BURGER WARS 2023: McDonalds’ Beef with The Big Jack

Burger King and McDonald’s have been slugging it out for decades in the US, but not so much in Australia (at the risk of oversimplification, Burger King became Hungry Jack’s in Australia with founder Australian Jack Cowin).

That was until 2020, when Hungry Jack’s launched the Big Jack and the Mega Jack:

Hungry Jacks Burgers


McDonald’s, with its Big Mac and Mega Mac, was not happy. It sued, with judgment delivered in McD Asia Pacific LLC v Hungry Jack’s Pty Ltd [2023] FCA 1412 on 16 November 2023.

The Federal Court of Australia accepted evidence from Hungry Jack’s chief marketing officer that there was an “element of cheekiness” in the firm’s choice of burger name, and that he “was aware that the name would likely be perceived as a deliberate taunt of McDonald’s”, but found that the brands were not deceptively similar and could coexist, rejecting McDonald’s trademark infringement and related claims.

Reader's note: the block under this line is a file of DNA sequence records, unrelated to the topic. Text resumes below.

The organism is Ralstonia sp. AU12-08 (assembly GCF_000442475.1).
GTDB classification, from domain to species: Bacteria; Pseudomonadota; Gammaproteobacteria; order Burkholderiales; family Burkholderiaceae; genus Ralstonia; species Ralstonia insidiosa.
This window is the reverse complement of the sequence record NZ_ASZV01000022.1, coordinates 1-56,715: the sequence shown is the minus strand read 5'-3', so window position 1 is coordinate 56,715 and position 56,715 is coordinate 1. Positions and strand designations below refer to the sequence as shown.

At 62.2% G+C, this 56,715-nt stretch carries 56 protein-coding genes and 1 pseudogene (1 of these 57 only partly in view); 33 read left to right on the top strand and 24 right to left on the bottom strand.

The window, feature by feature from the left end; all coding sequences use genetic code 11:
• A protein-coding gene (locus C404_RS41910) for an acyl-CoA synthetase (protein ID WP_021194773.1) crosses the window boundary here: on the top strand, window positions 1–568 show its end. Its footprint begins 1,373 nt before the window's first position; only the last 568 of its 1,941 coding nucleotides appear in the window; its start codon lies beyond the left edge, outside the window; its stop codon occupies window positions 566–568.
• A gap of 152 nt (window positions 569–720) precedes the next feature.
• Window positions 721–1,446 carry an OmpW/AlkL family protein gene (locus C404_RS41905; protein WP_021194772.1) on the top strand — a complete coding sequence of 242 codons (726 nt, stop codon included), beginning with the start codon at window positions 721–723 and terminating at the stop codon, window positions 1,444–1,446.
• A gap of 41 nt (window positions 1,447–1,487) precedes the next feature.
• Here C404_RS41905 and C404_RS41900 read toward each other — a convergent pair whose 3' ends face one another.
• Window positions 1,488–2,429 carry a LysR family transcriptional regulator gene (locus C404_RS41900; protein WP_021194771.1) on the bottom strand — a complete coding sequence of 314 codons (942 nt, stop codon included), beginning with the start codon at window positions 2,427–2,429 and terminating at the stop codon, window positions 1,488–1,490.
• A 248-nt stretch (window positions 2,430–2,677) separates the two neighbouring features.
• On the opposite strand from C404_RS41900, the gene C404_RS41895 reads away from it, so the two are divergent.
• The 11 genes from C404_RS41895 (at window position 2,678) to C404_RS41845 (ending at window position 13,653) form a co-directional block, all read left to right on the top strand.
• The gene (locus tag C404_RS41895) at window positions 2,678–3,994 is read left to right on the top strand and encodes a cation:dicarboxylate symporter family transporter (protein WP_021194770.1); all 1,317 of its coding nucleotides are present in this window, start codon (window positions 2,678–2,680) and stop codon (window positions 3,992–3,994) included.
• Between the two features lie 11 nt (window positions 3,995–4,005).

Not surprising really, they found that the names were recognisably different, the common-sense likelihood was that consumers would not be confused about which restaurant sold the Big Jack or Big Mac, and that McDonald’s had not provided any evidence of deception.

So far so good for Jack’s burgers, but they were advertised as having “25% more Aussie beef” than McDonald’s, including in advertisements depicting the burgers cooking, but basing their representations on pre-cooked weights. Turns out that, according to the burger patty experts, Hungry Jack’s had only 12-15% more beef by post-cooking weight, and that was enough for McDonald’s to succeed in its claim that Hungry Jack’s had mislead consumers.

How cooking shrinkage sounds in damages or other relief for misleading conduct awaits a further hearing.

The content of this article is intended to provide a general guide to the subject matter. Specific advice should be sought about your specific circumstances.

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